Monday, October 29, 2007
A law firm was hired to represent a client in "a myriad of legal challenges for [the client]" after her children had been taken into protective custody. The Tennessee Department of Children's Services ("DCS") found "[t]rash...throughout the [client's] house, dog feces and urine...on the floor, medical syringes and drugs...throughout the house in reach of the children, a variety of animal medications including questionable controlled substances...and an extreme malodor of feces and urine throughout the home." DCS had removed approximately 216 dogs and 14 cats from the client's home. The firm later terminated the representation and sued for legal fees. The client counterclaimed alleging neligence, legal malpractice, breach of contract, fraudulent misrepresentation and promissory fraud. The trial court granted summary judgment on the counterclaims and the client appealed.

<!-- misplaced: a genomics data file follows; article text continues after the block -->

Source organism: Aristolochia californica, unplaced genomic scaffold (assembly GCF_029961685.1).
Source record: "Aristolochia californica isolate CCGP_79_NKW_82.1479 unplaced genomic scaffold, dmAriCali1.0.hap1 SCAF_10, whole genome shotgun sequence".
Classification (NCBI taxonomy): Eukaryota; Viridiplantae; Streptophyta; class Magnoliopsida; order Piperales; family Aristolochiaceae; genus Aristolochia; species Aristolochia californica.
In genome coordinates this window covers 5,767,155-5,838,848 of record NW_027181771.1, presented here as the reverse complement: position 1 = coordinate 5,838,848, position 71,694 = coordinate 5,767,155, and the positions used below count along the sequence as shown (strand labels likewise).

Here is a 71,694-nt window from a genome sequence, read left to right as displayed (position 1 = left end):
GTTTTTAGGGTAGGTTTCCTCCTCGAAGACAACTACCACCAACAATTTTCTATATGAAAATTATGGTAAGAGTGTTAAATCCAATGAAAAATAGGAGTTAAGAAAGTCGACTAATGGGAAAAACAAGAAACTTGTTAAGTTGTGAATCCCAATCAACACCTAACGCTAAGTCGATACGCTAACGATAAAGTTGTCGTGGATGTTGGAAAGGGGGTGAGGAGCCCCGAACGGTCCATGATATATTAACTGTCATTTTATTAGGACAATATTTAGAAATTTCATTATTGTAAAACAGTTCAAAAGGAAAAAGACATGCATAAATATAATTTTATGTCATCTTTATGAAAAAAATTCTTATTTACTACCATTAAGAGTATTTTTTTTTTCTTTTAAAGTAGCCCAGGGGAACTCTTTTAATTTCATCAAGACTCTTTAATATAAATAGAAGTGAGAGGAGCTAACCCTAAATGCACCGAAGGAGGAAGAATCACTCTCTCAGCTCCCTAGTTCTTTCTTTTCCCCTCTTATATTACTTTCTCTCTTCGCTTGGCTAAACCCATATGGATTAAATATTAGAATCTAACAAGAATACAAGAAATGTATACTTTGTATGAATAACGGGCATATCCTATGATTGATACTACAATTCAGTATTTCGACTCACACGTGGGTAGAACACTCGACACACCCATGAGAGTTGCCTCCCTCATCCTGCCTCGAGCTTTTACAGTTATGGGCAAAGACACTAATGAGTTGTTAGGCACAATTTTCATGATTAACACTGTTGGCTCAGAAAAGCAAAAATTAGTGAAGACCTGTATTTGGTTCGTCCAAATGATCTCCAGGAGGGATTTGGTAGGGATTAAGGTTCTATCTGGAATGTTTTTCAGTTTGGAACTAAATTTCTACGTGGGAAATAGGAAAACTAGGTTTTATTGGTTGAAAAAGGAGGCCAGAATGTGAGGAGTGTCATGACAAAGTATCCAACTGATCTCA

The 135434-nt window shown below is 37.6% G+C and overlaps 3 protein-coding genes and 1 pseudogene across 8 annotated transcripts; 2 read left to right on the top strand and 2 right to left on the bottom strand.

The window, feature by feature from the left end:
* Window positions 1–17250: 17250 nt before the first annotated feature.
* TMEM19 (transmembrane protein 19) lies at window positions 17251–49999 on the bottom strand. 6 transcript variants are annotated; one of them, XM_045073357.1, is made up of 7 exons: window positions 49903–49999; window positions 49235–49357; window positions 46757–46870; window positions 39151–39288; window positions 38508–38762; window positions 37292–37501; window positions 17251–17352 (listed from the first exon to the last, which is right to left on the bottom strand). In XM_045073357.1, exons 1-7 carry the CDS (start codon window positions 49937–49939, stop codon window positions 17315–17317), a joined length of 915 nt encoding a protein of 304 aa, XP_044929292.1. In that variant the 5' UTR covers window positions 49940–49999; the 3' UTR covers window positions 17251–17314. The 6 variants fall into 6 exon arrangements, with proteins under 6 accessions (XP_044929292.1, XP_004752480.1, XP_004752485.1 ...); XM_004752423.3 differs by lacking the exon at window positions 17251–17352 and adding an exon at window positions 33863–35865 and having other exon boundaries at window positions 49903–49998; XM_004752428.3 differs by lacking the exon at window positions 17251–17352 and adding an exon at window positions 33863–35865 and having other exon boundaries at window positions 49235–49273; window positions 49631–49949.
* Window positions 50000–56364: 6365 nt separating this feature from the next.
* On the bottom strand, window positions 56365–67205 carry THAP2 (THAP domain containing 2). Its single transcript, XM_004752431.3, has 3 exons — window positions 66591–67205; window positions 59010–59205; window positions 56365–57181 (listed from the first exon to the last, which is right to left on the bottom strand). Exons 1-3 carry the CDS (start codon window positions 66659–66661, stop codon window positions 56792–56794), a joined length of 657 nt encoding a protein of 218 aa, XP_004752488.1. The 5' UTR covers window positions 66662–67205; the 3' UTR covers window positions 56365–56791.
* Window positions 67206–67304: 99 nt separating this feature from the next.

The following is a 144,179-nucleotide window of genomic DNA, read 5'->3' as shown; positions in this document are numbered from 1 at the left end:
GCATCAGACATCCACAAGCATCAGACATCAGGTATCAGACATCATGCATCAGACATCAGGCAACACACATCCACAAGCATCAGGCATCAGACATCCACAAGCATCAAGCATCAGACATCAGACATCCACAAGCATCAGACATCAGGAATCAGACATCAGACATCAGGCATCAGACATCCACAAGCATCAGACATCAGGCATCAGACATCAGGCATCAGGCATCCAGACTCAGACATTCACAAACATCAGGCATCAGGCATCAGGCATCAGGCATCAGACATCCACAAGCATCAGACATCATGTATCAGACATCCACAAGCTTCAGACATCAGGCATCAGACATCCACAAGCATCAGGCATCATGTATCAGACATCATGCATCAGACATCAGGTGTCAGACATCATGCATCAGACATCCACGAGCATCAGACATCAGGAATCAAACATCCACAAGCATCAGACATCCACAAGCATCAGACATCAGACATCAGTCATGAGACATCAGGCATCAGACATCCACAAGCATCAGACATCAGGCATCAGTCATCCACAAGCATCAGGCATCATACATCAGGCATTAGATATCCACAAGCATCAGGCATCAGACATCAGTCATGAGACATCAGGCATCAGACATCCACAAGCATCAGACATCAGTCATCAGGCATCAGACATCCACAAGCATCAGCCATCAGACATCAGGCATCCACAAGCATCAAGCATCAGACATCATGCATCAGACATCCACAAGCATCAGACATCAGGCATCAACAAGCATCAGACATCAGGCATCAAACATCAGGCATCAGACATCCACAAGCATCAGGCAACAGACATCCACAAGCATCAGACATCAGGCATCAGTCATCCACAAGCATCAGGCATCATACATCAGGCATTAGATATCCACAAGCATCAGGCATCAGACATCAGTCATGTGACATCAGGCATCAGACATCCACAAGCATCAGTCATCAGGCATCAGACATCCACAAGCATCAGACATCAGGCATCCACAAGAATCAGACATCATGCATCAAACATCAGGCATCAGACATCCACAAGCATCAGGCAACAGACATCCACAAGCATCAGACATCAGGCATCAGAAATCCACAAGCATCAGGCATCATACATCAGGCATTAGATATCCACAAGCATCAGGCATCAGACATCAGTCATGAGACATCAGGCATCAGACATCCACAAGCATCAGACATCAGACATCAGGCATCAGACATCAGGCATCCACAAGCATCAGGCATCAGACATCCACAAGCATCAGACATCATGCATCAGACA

The Tennessee Supreme Court held that summary judgment on the legal malpractice claim was proper. Although the client had produced two experts, one was "decidedly unfamiliar with the facts" and his opinion was properly excluded. The other expert was the client's ex-husband, who "is no longer a practicing attorney" and thus his opinion was properly excluded on that basis. However, summary judgment on the breach of contract claim was improperly entered based on the alleged failure to file a federal court action on the client's behalf. The claim of billing fraud may be asserted in defense of the law firm's action for unpaid fees. (Mike Frisch)